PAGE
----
Treating key and mobile populations as people, not public health problems

key pops
SHARE staff

Of no surprise to those in the HIV field, the epidemic continues to be fueled by stigma, none more evident than among key and mobile populations, such as people who inject drugs and sex workers. Speakers at the Southern African HIV Clinicians Society conference shared their experiences in working with these groups and challenged participants to view them as people – and not merely a public health problem.  

People who inject drugs are incredibly vulnerable to HIV infection and other chronic blood-born infections, such as hepatitis C. The stigmatization of people who inject drugs can reduce them to “nuisances” within their communities and in the eyes of healthcare providers and authorities. Dr. Andrew Scheibe of the University of Cape Town and TB/HIV Care Association warns that criminalizing a substance essentially criminalizes the user, and for people who inject drugs, spending time incarcerated is one of the strongest predictors of long-term abuse of injectable drugs. Stigma pushes people away from their homes and communities, leaving them with low self-esteem. Policymakers sometimes make programming decisions based on morality rather than science, Dr. Scheibe said. This includes the closure of programs which provide sterile injecting equipment and information on safe injecting. South Africa is part of the global injectable drug trafficking network, Dr. Scheibe noted, and we need to acknowledge the data and provide empathetic harm reduction interventions. He shared several personal stories of clients supported by the Step Up Project, a demonstration project providing a package of essential HIV and other wellness services recommended by the World Health Organization to people who inject drugs.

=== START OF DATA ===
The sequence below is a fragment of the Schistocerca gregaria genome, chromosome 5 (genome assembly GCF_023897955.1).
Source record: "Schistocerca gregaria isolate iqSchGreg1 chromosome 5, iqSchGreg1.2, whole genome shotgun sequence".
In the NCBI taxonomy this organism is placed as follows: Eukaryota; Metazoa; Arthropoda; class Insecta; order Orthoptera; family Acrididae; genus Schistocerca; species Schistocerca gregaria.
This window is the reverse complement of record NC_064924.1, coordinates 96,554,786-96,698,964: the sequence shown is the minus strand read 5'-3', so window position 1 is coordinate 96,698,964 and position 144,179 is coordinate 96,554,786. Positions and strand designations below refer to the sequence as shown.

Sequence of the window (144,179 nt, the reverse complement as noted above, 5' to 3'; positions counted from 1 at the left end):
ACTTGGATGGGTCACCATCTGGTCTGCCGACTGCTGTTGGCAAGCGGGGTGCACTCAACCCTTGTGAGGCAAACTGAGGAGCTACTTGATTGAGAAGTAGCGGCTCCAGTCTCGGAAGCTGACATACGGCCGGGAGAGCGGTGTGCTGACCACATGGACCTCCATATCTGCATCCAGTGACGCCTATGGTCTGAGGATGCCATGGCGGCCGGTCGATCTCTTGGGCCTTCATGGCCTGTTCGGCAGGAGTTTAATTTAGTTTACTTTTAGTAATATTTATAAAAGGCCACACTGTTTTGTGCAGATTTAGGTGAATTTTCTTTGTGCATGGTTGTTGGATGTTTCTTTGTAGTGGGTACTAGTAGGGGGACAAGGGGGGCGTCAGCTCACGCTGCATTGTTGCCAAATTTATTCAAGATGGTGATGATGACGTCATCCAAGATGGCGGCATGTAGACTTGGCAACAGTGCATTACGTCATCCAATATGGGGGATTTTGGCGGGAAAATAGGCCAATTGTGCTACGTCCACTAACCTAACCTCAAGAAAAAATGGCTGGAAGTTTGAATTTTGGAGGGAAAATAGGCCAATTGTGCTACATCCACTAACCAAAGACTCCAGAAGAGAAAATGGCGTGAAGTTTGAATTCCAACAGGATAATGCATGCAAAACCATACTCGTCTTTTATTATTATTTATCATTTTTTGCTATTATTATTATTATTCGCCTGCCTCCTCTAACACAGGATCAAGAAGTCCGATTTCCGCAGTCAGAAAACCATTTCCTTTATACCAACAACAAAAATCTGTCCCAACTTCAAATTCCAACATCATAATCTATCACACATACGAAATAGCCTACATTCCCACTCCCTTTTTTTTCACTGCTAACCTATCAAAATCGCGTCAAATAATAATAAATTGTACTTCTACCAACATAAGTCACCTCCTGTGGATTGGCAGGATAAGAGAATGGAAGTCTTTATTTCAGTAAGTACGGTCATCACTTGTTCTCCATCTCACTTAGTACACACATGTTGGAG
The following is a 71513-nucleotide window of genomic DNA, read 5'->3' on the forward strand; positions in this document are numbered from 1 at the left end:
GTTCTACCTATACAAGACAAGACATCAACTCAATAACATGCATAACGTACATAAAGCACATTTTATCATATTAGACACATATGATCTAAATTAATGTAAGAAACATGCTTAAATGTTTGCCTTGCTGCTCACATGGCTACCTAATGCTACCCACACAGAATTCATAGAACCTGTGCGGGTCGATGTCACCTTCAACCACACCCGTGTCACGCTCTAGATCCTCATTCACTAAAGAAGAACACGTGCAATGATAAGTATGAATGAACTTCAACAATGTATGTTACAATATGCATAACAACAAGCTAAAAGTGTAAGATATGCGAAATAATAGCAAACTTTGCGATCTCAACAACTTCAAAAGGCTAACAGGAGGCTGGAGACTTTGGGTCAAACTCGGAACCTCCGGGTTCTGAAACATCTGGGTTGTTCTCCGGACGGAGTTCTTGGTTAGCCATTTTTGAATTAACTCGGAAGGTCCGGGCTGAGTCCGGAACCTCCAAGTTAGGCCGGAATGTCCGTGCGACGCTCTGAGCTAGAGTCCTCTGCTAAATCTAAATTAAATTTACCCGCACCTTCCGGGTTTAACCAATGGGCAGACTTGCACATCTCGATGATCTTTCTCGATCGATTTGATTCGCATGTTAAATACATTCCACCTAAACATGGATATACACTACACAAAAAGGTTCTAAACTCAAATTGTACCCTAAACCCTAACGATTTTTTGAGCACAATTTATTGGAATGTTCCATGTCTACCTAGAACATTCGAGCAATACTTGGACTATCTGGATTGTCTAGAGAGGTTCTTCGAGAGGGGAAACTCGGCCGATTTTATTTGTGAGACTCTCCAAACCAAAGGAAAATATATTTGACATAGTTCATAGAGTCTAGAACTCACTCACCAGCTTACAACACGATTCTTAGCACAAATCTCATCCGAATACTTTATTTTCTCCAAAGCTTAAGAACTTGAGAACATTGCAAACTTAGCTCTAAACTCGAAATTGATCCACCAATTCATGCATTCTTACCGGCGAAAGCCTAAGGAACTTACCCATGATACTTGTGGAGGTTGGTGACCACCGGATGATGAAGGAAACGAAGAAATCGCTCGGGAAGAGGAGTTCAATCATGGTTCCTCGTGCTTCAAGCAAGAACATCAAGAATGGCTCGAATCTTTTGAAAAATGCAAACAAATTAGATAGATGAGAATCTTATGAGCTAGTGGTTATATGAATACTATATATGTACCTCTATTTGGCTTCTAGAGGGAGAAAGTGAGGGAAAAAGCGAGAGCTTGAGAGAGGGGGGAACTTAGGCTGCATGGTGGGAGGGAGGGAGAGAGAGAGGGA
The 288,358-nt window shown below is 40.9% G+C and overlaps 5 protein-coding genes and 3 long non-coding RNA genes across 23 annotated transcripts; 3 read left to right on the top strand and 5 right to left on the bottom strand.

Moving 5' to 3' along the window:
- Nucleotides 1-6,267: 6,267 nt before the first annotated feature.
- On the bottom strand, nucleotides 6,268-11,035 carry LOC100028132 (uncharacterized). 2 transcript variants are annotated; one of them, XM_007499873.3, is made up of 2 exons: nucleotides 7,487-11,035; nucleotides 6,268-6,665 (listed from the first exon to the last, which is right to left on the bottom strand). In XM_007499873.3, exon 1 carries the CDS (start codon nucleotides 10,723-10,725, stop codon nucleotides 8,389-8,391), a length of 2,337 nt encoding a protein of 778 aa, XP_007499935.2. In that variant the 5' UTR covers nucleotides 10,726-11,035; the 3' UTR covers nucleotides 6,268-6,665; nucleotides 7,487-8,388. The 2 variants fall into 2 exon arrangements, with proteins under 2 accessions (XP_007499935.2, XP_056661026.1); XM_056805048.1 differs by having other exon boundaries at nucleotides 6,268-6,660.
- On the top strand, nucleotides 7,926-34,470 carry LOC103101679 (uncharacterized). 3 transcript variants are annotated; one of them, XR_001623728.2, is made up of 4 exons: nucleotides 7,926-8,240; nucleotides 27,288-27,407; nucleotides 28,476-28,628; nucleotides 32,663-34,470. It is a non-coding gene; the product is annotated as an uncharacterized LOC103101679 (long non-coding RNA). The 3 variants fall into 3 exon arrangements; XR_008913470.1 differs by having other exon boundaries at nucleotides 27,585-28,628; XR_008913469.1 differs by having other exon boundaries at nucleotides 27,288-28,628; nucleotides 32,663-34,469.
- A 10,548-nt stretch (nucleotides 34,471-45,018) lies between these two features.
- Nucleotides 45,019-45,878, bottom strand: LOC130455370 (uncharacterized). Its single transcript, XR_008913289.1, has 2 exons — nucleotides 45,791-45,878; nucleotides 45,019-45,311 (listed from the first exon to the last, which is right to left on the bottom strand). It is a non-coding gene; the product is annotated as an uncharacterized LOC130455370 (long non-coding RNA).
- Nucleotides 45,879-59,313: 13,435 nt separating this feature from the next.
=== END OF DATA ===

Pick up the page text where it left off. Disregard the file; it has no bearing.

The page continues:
Another key population critical to ultimate control of the HIV epidemic is sex workers. Naomi Hill from Wits Reproductive Health and HIV Institute (Wits RHI) shared approaches and results from a collaborative project providing prevention and treatment services to sex workers. With support from South Africa’s Department of Health, the Networking HIV and AIDS Community of Southern Africa (NACOSA), and USAID, as well as a range of sub-partners providing specific areas of expertise, the project employs microplanning, which decentralizes outreach management and planning to grassroots workers and allows them to make programmatic decisions to best reach the sex workers. The project uses geo-spatial hotspot mapping as well as site and individual risk assessments to guide its service provision. Site assessments provide information on peak days, relevant community issues, and population size, while individual risk assessments enable the project to focus on those at greatest risk based on factors such as healthcare access, condom use, substance use, how many clients a sex worker has, and how long he or she has been a sex worker. The project addresses both sides of the HIV cascade of care: those who test HIV-positive as well as those who test HIV-negative. It engages sex workers in pre-exposure prophylaxis (PrEP) for HIV prevention, creating demand by improving messaging (that PrEP is a safe and viable option), offering the service at pap smear campaigns, engaging PrEP ambassadors/hotspot champions, and conducting virtual marketing. The project’s PrEP retention and adherence interventions include intensified tracking and tracing, additional support during the first four months after initiation (the highest drop-off period), and improved messaging on potential side effects. Just over 10% of sex workers tested through the project are diagnosed with HIV. Of these, 71% have been linked to care and 44% are currently on antiretroviral therapy (ART). PrEP enrollment among HIV-negative sex workers has varied from 18-30%.